Ed Rugg, a graduate of Manogue Catholic High School and UNR and now manager of a fashionable restaurant in Newport Beach, still responds to one aspect of his upbringing: “I went to a lot of Italian funerals when I was young, the most notable one being my grandfather’s. The ’Ave Maria’ was usually played during a service to a chorus of weeping aunts and uncles who were usually the most jovial at family dinners, picnics at Bowers mansion and Idlewild Park. Among the few records we had in our home in Reno in the early ’50s, before TV, was Mario Lanza’s ’Ave Maria,’ which I would play and sing along to.”

Former casino executive Phil Bryan: “I haven’t been able to listen to such songs since the death of my daughter Phyllis in late 2012. She was the best ’soul’ singer in our family. … Your question opened floodgates of tearful and joyful memories. When Phyllis was very young she learned ’What the World Needs Now,’ Burt Bacharach and Hal David. … Phyllis could sing all versions, but more like Dionne [Warwick] and Jackie [DeShannon] in my memory.”

Trisha White, a former reporter: “’Forever Young’ by Rod Stewart. My dying brother asked that this be played to comfort his children.”

Disc jockey Laurie Adamson: “There are a few hymns that I associate with my dad’s passing that always make me cry. ’On Eagle’s Wings,’ ’Here I Am, Lord’ and ’How Great Thou Art.’. That last one, especially done by Carrie Underwood and Vince Gill. A gusher! … ’Here and Now’ by Luther Vandross. It’s just a beautiful love song that means so much to me because of my love for [husband] John. When I hear it, if John’s around, he knows I’m going to make him dance with me and he also knows the tears will fall.”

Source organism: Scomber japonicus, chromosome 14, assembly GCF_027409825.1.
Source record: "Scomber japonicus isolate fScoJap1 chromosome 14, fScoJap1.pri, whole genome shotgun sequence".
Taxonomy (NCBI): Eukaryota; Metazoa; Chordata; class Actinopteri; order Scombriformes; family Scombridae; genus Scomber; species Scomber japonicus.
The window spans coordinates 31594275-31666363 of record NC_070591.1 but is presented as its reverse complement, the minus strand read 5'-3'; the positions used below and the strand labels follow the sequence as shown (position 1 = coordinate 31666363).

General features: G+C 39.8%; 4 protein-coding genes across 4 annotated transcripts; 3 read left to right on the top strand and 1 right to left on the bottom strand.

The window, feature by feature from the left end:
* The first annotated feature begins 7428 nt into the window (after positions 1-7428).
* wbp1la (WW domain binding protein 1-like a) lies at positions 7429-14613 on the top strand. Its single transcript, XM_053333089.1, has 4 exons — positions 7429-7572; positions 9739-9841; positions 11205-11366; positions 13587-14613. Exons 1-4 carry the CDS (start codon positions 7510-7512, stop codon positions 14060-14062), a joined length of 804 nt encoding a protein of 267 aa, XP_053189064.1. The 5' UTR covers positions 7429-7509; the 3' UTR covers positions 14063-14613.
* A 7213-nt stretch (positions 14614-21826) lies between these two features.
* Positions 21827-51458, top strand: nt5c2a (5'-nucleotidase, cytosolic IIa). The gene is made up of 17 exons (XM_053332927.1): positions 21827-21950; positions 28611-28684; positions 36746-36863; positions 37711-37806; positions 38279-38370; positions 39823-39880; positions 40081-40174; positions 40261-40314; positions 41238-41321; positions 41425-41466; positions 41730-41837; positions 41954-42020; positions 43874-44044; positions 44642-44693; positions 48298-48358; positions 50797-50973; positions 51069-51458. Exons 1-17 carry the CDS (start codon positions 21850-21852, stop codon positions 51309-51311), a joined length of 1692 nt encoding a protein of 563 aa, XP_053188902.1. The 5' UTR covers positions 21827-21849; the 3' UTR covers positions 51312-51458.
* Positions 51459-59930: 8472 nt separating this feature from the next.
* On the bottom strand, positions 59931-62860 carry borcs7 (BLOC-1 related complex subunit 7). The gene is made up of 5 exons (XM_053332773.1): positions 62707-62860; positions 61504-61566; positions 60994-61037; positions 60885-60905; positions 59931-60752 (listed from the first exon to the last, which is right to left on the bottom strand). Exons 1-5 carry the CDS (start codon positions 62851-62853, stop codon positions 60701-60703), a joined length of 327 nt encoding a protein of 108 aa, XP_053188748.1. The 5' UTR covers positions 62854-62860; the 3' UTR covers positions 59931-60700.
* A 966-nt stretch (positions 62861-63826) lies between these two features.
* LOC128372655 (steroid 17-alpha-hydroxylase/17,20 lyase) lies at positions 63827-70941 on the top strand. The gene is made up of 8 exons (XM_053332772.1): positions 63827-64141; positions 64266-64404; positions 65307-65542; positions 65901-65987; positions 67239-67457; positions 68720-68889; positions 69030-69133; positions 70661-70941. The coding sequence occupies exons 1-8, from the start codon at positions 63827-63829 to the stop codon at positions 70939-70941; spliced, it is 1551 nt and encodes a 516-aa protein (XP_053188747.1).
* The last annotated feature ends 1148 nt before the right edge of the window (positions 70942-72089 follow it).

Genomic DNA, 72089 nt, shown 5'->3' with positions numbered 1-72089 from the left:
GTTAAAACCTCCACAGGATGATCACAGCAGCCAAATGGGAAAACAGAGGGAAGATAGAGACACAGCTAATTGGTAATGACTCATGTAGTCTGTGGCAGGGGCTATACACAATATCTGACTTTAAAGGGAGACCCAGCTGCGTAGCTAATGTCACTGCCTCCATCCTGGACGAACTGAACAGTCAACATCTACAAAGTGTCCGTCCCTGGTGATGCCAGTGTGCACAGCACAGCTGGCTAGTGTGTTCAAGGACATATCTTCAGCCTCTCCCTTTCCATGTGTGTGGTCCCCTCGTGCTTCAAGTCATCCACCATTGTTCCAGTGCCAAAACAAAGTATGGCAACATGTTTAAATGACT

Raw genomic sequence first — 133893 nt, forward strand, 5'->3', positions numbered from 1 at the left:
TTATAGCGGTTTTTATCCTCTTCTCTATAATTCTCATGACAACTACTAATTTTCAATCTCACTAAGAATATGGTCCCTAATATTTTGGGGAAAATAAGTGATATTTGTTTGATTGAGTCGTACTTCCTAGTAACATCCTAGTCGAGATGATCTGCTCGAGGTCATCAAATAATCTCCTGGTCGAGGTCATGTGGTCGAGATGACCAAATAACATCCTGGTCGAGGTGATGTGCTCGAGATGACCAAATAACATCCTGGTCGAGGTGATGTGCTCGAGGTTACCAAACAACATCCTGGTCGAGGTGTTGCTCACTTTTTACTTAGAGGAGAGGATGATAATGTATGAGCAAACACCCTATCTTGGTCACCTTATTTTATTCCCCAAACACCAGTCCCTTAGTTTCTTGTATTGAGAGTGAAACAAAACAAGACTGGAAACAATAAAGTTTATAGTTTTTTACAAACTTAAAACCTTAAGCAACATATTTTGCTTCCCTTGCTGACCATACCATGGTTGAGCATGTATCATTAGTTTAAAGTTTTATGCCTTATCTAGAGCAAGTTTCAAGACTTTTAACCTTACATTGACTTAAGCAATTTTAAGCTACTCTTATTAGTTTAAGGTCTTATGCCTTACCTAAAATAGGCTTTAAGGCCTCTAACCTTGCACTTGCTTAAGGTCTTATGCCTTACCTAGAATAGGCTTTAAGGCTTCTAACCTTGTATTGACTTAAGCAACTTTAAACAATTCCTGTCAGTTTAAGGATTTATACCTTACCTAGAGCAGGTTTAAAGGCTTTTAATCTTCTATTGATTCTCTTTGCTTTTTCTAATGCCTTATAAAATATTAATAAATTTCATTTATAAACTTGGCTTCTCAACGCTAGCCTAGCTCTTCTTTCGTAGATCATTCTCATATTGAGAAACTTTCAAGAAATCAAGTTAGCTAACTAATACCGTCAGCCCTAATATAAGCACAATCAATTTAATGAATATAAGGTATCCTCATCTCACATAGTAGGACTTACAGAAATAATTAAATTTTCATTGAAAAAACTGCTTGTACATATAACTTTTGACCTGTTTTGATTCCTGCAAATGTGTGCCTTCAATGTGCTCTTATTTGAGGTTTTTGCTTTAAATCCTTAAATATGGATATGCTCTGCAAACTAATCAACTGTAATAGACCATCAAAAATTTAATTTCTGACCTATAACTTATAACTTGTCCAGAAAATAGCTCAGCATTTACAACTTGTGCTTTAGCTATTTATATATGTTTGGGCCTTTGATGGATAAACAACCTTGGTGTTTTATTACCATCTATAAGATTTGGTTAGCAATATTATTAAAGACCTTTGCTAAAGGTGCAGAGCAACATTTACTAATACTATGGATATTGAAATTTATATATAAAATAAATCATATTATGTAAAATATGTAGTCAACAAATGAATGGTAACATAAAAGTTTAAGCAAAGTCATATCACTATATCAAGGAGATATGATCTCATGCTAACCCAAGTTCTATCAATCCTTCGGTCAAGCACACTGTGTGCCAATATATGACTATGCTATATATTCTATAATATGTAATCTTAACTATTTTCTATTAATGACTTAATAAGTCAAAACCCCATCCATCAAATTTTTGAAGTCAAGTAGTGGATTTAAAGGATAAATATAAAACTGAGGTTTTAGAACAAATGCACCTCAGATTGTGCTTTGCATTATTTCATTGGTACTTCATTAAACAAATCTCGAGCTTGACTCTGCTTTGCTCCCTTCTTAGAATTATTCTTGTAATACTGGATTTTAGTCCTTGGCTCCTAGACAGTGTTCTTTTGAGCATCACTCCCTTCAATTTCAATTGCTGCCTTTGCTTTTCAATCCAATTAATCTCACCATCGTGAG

Laurie Yarborough of Reno, a mother and community activist: “Butterfly Kisses” by Tim McGraw. “It represents the greatest of gifts—beauty, innocence and the preciousness of children, which really is the love that inspires us to do good, to be present, to cherish this time which is ever so fleeting. … [I]t makes me wish I could go back in time to that preciousness and hug a little longer, listen a little more, play more dress up, have more tea parties, giggle more, be silly a little longer, because that time has passed.”

We, the people

This is not an era in which government makes it easy to have faith in country, but one of our answers came from someone who still has that sense—actress Dawn Wells, Miss Nevada 1959: “My song that makes me tear up is 'America the Beautiful.’ It fills me with such pride, and standing at Pikes Peak looking over the vastness, one 'hears’ the beauty of the song. It says it all! We are a beautiful country. With times the way they are, I so appreciate who we are and where we live.”